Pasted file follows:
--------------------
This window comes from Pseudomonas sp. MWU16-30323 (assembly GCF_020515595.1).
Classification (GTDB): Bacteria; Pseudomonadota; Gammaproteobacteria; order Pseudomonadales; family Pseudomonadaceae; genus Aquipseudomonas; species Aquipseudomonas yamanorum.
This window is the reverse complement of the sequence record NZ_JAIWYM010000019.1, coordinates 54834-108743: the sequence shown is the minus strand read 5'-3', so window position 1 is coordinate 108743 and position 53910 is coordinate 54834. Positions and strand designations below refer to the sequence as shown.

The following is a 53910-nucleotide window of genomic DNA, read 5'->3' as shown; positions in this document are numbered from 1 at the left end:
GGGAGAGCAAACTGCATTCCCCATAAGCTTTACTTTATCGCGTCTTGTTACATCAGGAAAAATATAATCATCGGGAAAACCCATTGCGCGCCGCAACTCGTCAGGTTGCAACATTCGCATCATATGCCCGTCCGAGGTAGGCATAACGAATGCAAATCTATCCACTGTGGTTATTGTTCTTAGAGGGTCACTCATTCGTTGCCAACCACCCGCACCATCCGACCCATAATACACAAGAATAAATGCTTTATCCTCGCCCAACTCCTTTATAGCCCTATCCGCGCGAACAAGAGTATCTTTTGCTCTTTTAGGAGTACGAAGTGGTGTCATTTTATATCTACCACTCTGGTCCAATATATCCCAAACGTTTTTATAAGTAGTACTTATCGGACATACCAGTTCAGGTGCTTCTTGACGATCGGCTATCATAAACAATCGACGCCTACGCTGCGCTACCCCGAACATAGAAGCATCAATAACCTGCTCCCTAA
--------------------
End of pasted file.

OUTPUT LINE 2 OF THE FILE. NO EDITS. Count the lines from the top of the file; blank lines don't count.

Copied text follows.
Classification (GTDB): Bacteria; Pseudomonadota; Gammaproteobacteria; order Pseudomonadales; family Pseudomonadaceae; genus Aquipseudomonas; species Aquipseudomonas yamanorum.